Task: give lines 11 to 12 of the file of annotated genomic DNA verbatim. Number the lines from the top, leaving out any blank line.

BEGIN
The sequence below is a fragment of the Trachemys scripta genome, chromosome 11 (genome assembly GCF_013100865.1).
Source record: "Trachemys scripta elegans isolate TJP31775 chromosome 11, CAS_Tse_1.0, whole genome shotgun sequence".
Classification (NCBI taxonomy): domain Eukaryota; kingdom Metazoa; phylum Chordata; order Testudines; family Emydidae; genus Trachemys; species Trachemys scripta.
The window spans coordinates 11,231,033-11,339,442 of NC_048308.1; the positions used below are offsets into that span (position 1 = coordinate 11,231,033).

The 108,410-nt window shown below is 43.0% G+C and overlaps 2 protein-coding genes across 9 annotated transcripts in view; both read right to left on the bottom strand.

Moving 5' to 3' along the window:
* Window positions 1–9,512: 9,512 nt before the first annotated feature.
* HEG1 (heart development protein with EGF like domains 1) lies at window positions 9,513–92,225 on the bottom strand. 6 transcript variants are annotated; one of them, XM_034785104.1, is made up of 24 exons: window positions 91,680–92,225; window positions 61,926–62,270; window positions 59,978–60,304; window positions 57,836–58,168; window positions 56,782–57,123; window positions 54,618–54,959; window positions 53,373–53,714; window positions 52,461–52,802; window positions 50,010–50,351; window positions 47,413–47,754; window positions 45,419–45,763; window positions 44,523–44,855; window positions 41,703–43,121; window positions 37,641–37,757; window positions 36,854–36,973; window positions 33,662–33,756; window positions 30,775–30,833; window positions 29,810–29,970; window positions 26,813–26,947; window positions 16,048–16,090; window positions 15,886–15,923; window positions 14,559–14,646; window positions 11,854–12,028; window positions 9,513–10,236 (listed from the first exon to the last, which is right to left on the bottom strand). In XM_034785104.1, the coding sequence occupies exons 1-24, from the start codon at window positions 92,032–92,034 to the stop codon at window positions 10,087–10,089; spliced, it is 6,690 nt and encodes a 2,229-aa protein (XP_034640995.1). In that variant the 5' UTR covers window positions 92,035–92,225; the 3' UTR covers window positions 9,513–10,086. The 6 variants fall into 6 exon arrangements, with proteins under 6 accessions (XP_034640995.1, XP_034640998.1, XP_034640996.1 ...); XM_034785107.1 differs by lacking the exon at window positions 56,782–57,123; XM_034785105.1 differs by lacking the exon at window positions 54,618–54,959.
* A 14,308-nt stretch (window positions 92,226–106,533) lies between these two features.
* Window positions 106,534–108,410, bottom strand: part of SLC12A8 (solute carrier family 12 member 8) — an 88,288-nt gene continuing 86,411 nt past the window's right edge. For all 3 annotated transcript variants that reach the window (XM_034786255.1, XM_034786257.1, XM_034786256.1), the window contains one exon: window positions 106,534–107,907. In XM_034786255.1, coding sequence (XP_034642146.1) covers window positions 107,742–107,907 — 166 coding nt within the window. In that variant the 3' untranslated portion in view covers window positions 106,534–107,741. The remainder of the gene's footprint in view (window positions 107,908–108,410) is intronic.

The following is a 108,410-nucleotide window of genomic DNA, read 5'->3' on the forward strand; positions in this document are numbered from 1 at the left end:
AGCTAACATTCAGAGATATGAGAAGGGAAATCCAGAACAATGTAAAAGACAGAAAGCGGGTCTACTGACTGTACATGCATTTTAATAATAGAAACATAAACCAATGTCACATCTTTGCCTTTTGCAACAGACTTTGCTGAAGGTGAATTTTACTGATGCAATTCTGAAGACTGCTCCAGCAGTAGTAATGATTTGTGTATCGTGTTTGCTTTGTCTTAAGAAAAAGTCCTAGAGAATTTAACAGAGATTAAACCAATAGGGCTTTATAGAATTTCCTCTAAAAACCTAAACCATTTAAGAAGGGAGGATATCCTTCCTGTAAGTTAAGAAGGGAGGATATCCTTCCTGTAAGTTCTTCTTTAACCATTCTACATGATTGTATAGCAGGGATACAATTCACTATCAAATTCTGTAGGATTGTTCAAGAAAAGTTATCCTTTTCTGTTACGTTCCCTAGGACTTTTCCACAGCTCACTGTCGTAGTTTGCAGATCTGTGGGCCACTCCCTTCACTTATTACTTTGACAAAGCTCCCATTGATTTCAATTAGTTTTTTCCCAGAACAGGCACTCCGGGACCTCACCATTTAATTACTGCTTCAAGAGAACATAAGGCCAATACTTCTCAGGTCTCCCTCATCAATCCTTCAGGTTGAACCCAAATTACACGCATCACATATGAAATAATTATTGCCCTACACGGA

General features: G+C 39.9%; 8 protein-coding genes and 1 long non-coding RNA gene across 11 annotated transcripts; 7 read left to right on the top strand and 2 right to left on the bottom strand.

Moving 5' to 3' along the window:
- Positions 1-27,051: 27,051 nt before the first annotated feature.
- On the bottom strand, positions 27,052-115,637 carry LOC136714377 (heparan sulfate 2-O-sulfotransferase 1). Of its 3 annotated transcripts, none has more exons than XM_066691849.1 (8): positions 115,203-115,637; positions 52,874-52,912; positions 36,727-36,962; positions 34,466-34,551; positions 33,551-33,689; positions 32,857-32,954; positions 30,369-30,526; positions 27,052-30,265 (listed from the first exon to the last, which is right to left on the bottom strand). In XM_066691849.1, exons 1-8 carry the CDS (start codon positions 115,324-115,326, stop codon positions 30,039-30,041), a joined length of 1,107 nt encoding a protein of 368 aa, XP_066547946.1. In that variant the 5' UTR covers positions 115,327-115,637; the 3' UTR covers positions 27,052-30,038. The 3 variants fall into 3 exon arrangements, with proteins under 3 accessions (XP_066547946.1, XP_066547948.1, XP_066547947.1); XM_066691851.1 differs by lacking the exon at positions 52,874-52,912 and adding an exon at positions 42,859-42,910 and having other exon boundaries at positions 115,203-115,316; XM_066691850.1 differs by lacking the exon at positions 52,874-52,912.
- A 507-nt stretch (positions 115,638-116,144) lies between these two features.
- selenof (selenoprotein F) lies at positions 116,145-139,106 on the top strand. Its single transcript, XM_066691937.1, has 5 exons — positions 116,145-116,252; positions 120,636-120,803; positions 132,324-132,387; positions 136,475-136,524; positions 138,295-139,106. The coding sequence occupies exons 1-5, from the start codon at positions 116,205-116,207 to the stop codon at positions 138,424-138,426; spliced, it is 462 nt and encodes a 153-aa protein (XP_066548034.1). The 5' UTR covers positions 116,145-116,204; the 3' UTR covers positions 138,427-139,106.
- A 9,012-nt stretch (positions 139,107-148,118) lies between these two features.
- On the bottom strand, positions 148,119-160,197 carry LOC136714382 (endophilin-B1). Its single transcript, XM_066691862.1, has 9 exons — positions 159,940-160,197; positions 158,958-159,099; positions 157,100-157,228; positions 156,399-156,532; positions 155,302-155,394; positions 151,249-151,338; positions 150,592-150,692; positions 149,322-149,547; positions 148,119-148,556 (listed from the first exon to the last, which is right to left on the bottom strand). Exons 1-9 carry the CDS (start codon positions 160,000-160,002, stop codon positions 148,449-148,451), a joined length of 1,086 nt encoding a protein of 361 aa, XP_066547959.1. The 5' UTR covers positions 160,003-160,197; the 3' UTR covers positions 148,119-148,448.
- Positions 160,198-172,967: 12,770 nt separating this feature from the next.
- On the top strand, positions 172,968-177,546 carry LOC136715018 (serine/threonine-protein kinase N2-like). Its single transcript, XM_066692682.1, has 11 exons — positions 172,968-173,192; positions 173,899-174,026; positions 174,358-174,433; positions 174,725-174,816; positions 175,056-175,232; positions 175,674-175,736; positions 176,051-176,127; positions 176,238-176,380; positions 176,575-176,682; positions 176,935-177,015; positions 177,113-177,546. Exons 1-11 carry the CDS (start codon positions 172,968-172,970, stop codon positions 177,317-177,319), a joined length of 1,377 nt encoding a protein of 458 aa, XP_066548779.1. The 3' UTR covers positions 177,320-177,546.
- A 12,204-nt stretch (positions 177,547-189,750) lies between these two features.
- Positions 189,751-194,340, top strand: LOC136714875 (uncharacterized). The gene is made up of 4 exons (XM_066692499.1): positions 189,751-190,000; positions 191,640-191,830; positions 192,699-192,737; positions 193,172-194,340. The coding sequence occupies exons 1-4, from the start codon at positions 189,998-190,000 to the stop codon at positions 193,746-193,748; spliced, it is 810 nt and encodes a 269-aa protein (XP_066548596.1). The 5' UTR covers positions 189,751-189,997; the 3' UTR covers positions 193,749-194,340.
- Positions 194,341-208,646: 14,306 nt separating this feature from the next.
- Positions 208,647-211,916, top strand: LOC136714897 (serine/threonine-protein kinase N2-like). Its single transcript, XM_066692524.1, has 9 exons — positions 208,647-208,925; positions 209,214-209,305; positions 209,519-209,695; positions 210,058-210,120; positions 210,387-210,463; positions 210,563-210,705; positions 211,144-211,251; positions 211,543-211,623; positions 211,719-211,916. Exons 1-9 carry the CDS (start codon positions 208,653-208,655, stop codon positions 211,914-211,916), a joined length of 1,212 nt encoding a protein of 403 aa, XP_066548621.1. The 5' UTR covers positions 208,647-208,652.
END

The following is a 108,410-nucleotide window of genomic DNA, read 5'->3' on the forward strand; positions in this document are numbered from 1 at the left end:
AGCTAACATTCAGAGATATGAGAAGGGAAATCCAGAACAATGTAAAAGACAGAAAGCGGGTCTACTGACTGTACATGCATTTTAATAATAGAAACATAAACCAATGTCACATCTTTGCCTTTTGCAACAGACTTTGCTGAAGGTGAATTTTACTGATGCAATTCTGAAGACTGCTCCAGCAGTAGTAATGATTTGTGTATCGTGTTTGCTTTGTCTTAAGAAAAAGTCCTAGAGAATTTAACAGAGATTAAACCAATAGGGCTTTATAGAATTTCCTCTAAAAACCTAAACCATTTAAGAAGGGAGGATATCCTTCCTGTAAGTTAAGAAGGGAGGATATCCTTCCTGTAAGTTCTTCTTTAACCATTCTACATGATTGTATAGCAGGGATACAATTCACTATCAAATTCTGTAGGATTGTTCAAGAAAAGTTATCCTTTTCTGTTACGTTCCCTAGGACTTTTCCACAGCTCACTGTCGTAGTTTGCAGATCTGTGGGCCACTCCCTTCACTTATTACTTTGACAAAGCTCCCATTGATTTCAATTAGTTTTTTCCCAGAACAGGCACTCCGGGACCTCACCATTTAATTACTGCTTCAAGAGAACATAAGGCCAATACTTCTCAGGTCTCCCTCATCAATCCTTCAGGTTGAACCCAAATTACACGCATCACATATGAAATAATTATTGCCCTACACGGA